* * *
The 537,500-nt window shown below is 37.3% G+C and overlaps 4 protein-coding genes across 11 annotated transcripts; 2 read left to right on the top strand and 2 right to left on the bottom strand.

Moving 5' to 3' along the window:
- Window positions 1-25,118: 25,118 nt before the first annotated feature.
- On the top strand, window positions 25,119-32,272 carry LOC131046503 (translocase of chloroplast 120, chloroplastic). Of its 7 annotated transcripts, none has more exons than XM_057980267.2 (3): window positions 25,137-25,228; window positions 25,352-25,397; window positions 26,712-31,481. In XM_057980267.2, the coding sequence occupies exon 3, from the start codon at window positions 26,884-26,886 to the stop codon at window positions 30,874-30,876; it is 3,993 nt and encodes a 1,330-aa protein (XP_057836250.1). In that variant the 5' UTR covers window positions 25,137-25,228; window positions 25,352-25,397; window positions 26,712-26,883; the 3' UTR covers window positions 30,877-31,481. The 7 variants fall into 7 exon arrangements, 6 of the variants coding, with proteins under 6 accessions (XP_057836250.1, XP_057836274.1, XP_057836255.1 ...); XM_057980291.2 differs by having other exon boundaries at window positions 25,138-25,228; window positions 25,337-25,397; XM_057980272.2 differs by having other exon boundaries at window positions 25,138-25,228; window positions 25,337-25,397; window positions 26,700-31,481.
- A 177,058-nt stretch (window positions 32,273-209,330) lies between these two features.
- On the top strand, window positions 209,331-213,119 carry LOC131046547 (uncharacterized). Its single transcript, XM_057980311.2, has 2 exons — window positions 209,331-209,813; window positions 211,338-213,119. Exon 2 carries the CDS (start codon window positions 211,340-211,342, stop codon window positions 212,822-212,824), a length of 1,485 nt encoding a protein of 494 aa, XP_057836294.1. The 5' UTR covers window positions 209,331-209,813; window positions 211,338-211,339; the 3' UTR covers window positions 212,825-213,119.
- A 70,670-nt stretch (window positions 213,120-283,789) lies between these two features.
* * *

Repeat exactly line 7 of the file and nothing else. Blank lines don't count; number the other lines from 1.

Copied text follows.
- A 70,670-nt stretch (window positions 213,120-283,789) lies between these two features.